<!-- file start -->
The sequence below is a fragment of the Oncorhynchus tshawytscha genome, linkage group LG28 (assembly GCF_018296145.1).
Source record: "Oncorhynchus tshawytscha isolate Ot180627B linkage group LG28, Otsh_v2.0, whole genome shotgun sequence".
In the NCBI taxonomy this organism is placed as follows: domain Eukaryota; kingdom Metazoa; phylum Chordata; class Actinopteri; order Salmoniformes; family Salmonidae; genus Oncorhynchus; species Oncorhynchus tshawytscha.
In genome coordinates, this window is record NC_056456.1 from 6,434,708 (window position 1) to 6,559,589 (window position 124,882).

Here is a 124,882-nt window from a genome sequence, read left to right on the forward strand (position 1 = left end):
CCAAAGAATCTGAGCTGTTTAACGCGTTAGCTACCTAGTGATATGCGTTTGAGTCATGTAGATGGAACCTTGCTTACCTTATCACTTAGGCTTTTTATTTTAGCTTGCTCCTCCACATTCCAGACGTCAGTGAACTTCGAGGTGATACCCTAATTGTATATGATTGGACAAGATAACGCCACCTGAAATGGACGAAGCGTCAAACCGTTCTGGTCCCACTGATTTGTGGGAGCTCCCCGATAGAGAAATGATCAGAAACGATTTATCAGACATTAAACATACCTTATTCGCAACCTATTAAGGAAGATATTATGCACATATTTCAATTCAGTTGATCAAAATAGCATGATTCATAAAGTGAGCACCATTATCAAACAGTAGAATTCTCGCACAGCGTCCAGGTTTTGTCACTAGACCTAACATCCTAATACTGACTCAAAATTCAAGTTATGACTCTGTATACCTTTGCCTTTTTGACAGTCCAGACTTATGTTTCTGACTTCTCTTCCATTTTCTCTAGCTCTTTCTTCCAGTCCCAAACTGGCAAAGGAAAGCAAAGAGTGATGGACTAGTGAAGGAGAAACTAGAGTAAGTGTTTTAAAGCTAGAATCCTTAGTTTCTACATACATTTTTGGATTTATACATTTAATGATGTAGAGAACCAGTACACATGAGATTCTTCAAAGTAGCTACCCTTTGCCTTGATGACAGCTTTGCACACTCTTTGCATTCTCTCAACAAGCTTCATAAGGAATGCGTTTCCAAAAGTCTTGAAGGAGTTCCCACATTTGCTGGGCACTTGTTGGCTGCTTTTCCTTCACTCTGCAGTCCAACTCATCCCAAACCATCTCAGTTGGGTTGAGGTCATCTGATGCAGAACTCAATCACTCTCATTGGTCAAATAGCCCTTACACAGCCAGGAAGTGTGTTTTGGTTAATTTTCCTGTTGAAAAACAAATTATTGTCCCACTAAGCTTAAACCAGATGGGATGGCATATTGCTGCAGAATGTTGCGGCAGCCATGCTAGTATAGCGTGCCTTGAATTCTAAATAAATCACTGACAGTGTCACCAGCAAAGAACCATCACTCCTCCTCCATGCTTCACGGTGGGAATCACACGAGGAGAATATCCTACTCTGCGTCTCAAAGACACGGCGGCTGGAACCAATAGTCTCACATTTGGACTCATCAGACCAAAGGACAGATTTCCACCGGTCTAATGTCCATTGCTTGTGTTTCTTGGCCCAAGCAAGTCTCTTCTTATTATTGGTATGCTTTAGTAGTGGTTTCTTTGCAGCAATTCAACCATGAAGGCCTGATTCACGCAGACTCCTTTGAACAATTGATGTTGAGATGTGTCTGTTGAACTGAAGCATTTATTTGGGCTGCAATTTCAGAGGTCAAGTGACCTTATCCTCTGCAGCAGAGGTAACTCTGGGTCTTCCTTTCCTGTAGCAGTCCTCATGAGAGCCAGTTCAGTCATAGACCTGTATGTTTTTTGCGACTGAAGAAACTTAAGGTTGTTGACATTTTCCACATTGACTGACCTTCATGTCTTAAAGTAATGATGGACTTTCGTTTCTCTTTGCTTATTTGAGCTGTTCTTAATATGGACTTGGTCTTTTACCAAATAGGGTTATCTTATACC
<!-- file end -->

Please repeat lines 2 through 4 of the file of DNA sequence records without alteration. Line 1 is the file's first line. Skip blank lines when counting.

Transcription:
Source record: "Oncorhynchus tshawytscha isolate Ot180627B linkage group LG28, Otsh_v2.0, whole genome shotgun sequence".
In the NCBI taxonomy this organism is placed as follows: domain Eukaryota; kingdom Metazoa; phylum Chordata; class Actinopteri; order Salmoniformes; family Salmonidae; genus Oncorhynchus; species Oncorhynchus tshawytscha.
In genome coordinates, this window is record NC_056456.1 from 6,434,708 (window position 1) to 6,559,589 (window position 124,882).